SS Ben Robertson
SS Ben Robertson was a Liberty ship, Maritime Commission hull number 2432, built during World War II and named for Clemson University alumnus (Class of 1923), journalist, and war correspondent Benjamin F. Robertson, who was killed in the crash of a Pan Am Boeing 314 flying boat, the Yankee Clipper, in the Tagus River, near Lisbon, Portugal, on 22 February 1943.
|Name:||SS Ben Robertson|
|Builder:||Southeastern Shipbuilding Corporation, Savannah, Georgia|
|Laid down:||18 November 1943|
|Launched:||4 January 1944|
|Sponsored by:||Mrs. Julian Longley, Robertson's sister|
|Completed:||21 January 1944|
|Fate:||Scrapped, December 1968|
|Class and type:||Type EC2-S-C1 Liberty ship|
|Displacement:||14,245 long tons (14,474 t)|
|Beam:||57 ft (17 m)|
|Draft:||27 ft 9 in (8.46 m)|
|Speed:||11 knots (20 km/h; 13 mph)|
|Range:||20,000 nmi (37,000 km; 23,000 mi)|
|Capacity:||10,856 t (10,685 long tons) deadweight (DWT)|
|Armament:||Stern-mounted 4 in (100 mm) deck gun for use against surfaced submarines, variety of anti-aircraft guns|
Ben Robertson was constructed at the yards of the Southeastern Shipbuilding Corporation, Savannah, Georgia, one of 88 Liberty ships the yard built. Laid down on 18 November 1943, it was launched on 4 January 1944. Mrs. Julian Longley, Robertson's sister, of Dalton, Georgia, was sponsor for the new ship, part of a nationwide maritime program of naming Liberty ships for war correspondents killed in action. The new vessel was delivered on 21 January 1944, having spent 47 days on the ways and 17 in the water for a total of 64 days building.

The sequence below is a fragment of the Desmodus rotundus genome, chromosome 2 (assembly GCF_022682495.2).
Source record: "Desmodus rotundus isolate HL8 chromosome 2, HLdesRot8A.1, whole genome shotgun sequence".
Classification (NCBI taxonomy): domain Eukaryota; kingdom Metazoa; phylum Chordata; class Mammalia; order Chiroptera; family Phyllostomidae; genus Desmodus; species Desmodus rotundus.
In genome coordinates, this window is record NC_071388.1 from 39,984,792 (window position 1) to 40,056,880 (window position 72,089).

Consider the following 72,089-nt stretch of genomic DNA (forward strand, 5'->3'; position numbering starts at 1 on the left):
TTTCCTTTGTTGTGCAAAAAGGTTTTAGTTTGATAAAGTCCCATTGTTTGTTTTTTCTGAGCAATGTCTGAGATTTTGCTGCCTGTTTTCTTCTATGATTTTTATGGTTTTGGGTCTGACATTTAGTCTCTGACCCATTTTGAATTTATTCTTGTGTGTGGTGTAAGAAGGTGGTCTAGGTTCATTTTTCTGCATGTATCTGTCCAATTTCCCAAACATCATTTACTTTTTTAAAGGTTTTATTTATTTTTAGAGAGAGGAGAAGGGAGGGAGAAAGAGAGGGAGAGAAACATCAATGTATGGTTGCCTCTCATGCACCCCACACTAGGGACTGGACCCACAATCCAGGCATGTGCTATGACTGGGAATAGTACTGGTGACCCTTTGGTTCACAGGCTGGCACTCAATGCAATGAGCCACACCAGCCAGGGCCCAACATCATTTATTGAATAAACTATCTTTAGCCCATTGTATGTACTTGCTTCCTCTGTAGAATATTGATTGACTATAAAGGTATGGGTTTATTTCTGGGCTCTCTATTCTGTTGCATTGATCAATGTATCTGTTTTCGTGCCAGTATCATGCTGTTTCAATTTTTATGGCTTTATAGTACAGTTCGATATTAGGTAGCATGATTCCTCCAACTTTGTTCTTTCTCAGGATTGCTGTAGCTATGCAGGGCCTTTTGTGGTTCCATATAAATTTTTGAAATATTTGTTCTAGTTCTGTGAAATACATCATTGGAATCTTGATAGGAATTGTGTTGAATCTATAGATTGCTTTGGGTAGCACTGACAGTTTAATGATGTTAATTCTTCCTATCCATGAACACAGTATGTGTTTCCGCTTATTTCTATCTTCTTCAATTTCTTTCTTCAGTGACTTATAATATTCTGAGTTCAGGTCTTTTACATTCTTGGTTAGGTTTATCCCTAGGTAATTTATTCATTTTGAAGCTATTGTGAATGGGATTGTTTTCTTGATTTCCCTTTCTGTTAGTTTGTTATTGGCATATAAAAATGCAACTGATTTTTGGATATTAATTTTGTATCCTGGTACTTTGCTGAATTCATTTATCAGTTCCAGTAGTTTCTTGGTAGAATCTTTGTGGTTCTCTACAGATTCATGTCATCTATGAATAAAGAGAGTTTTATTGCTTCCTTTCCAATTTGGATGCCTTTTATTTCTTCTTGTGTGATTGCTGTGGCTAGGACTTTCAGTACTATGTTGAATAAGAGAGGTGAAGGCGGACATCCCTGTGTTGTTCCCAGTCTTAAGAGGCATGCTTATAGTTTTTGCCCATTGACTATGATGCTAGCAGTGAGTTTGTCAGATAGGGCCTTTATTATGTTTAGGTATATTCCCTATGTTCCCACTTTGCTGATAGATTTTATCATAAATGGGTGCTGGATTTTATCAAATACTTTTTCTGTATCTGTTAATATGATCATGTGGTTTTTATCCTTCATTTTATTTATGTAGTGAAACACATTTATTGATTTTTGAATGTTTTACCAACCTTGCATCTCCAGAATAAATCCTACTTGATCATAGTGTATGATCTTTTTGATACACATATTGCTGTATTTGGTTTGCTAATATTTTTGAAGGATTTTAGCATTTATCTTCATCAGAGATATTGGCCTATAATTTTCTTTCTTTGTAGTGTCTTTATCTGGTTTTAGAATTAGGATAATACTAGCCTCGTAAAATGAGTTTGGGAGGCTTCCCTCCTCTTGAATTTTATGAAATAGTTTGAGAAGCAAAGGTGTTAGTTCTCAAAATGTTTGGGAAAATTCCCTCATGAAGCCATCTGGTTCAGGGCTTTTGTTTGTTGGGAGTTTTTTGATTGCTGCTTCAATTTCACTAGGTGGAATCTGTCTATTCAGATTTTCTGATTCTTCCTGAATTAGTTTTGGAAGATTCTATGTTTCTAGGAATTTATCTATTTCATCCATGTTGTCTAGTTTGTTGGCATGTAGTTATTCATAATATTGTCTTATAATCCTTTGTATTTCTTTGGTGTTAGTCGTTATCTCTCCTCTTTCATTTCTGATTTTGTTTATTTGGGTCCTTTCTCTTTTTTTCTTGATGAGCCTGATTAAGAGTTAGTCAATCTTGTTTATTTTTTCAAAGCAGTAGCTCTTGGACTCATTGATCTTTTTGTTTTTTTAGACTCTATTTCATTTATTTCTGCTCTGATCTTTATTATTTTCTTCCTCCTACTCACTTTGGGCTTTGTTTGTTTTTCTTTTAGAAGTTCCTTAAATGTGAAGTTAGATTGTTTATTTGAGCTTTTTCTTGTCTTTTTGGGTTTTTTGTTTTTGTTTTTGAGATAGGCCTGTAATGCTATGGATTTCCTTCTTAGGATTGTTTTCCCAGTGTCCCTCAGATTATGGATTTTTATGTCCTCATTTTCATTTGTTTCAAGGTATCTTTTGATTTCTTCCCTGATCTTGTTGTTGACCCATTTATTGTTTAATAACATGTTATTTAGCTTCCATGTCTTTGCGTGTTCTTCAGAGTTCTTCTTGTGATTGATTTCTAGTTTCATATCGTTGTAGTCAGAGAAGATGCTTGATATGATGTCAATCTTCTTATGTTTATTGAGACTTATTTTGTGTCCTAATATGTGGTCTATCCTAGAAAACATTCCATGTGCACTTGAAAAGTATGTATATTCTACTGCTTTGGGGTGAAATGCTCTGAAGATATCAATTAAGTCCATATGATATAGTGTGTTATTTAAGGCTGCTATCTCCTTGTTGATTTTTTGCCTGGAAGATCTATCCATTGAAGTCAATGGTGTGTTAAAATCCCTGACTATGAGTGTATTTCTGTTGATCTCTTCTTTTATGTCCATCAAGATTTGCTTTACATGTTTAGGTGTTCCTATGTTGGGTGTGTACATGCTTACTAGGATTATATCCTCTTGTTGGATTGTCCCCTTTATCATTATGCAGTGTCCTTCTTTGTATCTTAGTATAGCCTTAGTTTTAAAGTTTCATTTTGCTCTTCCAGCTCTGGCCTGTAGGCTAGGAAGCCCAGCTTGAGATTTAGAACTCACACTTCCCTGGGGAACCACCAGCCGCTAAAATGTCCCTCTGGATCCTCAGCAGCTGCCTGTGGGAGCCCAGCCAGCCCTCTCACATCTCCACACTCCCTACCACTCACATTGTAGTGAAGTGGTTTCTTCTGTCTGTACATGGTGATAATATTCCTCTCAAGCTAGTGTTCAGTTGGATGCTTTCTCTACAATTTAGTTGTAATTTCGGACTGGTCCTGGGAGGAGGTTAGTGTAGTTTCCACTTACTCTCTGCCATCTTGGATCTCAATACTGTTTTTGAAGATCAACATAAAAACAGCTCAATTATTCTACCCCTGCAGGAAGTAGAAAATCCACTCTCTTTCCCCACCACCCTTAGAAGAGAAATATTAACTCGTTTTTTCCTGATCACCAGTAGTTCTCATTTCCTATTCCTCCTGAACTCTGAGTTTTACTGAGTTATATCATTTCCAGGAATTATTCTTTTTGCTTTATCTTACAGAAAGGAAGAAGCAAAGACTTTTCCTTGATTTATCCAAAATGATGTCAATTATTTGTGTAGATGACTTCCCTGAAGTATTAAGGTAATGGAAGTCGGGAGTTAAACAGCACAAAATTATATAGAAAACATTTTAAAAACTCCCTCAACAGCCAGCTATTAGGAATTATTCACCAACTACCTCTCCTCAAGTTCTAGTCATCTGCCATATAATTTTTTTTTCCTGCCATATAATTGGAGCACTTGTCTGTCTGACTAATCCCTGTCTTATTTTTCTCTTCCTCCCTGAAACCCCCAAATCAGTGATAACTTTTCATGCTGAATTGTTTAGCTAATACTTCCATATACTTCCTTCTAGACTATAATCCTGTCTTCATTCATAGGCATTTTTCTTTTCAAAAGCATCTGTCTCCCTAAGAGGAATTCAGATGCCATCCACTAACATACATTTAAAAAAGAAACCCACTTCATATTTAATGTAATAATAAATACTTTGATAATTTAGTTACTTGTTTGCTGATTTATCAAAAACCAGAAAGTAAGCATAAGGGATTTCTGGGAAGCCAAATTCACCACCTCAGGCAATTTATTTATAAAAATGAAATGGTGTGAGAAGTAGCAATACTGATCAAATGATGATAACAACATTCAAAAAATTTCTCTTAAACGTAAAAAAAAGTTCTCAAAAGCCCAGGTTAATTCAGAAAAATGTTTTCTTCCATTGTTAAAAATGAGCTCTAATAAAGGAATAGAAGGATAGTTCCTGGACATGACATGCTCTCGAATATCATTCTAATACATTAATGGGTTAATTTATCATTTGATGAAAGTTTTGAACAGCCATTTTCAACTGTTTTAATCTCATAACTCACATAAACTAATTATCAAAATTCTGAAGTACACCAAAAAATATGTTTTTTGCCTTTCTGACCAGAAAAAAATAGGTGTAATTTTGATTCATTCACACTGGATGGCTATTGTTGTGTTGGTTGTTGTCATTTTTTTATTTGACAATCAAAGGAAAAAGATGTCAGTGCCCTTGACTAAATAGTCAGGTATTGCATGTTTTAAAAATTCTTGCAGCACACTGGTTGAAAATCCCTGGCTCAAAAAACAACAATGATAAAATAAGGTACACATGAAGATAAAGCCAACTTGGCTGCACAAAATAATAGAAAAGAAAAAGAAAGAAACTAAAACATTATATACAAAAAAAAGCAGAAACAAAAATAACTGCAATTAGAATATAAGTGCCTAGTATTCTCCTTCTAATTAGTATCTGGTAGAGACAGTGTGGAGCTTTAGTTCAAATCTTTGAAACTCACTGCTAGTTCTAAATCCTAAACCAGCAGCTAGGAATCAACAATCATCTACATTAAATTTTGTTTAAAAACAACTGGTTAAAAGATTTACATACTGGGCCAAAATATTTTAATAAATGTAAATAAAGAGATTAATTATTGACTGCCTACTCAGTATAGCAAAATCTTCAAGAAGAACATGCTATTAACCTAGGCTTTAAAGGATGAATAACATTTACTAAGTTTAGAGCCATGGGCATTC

Under the auspices of the War Shipping Administration, the Ben Robertson was operated under contract by the A. H. Bull & Co., Inc., of New York City, through the end of the war.
More than 2,400 Liberty ships survived the war, only 196 having been lost in combat. Of these, 835 made up the postwar cargo fleet. Greek entrepreneurs bought 526 ships and Italian ones bought 98. The Ben Robertson was sold to a private firm in 1947, one of five Liberty ships acquired by Constantine G. Gratsos, one of the brothers of the George D. Gratsos Shipping Company of Athens, whose roots date to 1902, and was reflagged for Greece. The ship was renamed Kastor, and homeported at Ithaca, with Dracoulis, Ltd., of London acting as agent. Title changed slightly to George D. Gratsos, Athens, in 1949, and to Gratsos Bros., Athens, in 1963, the peak year for Liberty ship ownership when the Cuban blockade encouraged high freight rates. "The decline of the Liberties that started in 1964 was completed by 1974. In 1966 there were still 722 Liberties operating on world trade routes, of which 603 were Greek-owned." The ship was scrapped at Hirao, Japan, in December 1968.
- Davies, James (2012). "Liberty Cargo Ships" (PDF). ww2ships.com. p. 23. Retrieved 6 May 2012.
- The Tiger (newspaper), "The Ben Robertson Is Launched at Savannah Shipyard January 7"[sic], Clemson Agricultural College of South Carolina, Thursday 20 January 1944, Volume XXXIX, Number 6, page 1.
- Harlaftis, Gelina, "A History of Greek-Owned Shipping: The Making of an International Tramp Fleet, 1830 to the Present Day", Routledge, London and New York, 1996, ISBN 0-203-99332-2, page 255.
- Harlaftis, Gelina, "A History of Greek-Owned Shipping: The Making of an International Tramp Fleet, 1830 to the Present Day", Routledge, London and New York, 1996, ISBN 0-203-99332-2, page 252.